Best Look for Less
Willing to be a bit of a guinea pig? Get your hair cut for $5.50 by students at the Fairview Beauty Academy (440-734-5555) in Fairview Park. Go all out with a $10 manicure, $20 pedicure, $10 facial, $20 updo or $5.25 shampoo and set (mostly for the gray-and-curly crowd). Walk-ins only. Monday through Friday from 9 a.m. to 10 p.m. and Saturdays from 9 a.m. to 5:30 p.m.
Best Happy Hours
It's not just cheap beer anymore. Today's happiest hours feature everything from free sushi to cheap martinis. Here's a guide to five of our favorites:
Alfonso's: Cleveland, (216) 252-1594; Middleburg Heights, (440) 845-9610. All drinks for 99 cents from noon to 7 p.m. Monday through Saturday; half-price apps during that same time. All-you-can-eat pasta Tuesday nights for $5.99 for adults and 99 cents for kids.
Century at The Ritz-Carlton, Cleveland, downtown, (216) 623-1300. It's a high-class happy hour with free sushi on Thursdays from 5:30 to 7 p.m.
Jillian's Billiard Club, the Flats, (216) 575-0300. You'll have to wait till next summer, but every Friday, from Memorial Day through Labor Day, a Labatt Blue draft costs whatever the temperature is from 5 to 9 p.m. Prices were low all this summer, with an 80-cent peak. But volume was high, with a record 3,966 ounces one Friday. There are half-price apps, too.
Liquid at Fusion, downtown, (216) 479-7717. Half-price drinks Monday through Friday from 4 to 7 p.m. Not only the place to drink, but the place to be seen.
Morton's, The Steakhouse, downtown, (216) 621-6200. Free tenderloin sandwiches seven nights a week from 5 to 7 p.m. Wash 'em down with a $4 martini (normally $12) during those same hours on Wednesdays and Fridays.
Young people may be surprised to learn that eBay didn't invent auctions. To prove it, we attended a real-life, live auction at a small house in Northfield, where we found retro household goods, furniture and collectibles — at bargain prices. To scout out other auctions, simply check out the classifieds in your local paper.
Given that we're auction newbies, we asked around for tips. Pick out what you'll bid on at the preview (bring paper to take notes) and observe the bidding for a while before jumping in. Plan to spend several hours at the auction (bring your own chair if it's at a home), since the items you're interested in may take a while to come up for bid and prices will be lower later in the day.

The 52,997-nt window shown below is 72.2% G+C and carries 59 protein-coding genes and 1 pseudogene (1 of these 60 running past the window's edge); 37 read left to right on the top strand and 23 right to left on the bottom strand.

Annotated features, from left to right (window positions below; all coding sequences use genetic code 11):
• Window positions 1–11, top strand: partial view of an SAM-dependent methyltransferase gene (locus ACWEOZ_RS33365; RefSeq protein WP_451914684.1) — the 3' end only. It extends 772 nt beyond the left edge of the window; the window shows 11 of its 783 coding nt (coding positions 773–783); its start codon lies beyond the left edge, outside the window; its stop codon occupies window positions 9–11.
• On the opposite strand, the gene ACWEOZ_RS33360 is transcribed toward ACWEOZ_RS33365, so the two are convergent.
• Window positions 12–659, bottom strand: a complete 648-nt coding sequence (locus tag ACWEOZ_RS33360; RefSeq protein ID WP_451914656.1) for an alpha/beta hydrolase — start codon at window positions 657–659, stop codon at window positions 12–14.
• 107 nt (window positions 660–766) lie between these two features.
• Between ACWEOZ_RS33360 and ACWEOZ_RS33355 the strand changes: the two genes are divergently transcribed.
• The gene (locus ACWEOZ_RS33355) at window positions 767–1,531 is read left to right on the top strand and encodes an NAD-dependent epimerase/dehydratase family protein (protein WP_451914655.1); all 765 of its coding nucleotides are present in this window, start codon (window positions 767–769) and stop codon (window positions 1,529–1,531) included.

Our insiders said that attending an auction at a home is usually a better bet for variety of merchandise, entertainment value and potential bargains. Auction-hall owners, we were warned, often seed the audience with members of their staff to drive up bidding. Plus, Ohio law exempts merchandise sold at a temporary place of business from state sales tax.
So what'd we find? A wooden swivel-tilt office chair for $25, an old-fashioned sewing machine for $25 and a cedar chest for $30 — and those were the most expensive items.
For what will you haggle?
As suspected, 82 percent of our respondents bargain for cars. What's more surprising is that 48 percent will haggle for hotel rooms, 39 percent for furniture, 33 percent for appliances and 32 percent for jewelry. The lesson? Don't be the sap who pays full price.
But how does one go about it? "The first trick to haggling is always ask," says Steve Rosen. "You get a better deal more often than you don't." Rosen, a Beachwood resident and owner of Cleveland-based Business Sounds on Hold, once bought a $4,000 hot tub for $1,000 — and returned two other hot tubs that weren't quite as great a deal. He once saw a $600 fireplace on clearance for $250, asked for a better price and paid $100.
"Most people are afraid to ask and so they don't. They feel: 'This is Circuit City, this is Best Buy, this is Sam's Club, their prices are fixed, they can't lower the price.' Well, that's not true." Any store with a lowest-price guarantee has room to adjust prices, Rosen figures. If a salesman can't do it, ask a manager. Often, they'll give you about 10 percent off, maybe more. "There's something of a rush that you get from it," Rosen adds.
Ask a Retiree
Which restaurant offers the best value for early birds?
Rose Marie Kocsis, a retired secretary, and six of her friends have been visiting restaurants before 6:30 p.m. for the past eight years. Each Wednesday night, you can find them at a different eatery in or around Parma. Among the best for food, service, prices and atmosphere are Piper's Three (440-526-5454) in Broadview Heights, Carrie Cerino's (440-237-3434) in North Royalton, and Kocsis's personal favorite, Bucci's Brick Oven (440-888-9800) in Middleburg Heights. "The food is excellent," she says. "They have nice portions and we never finish them."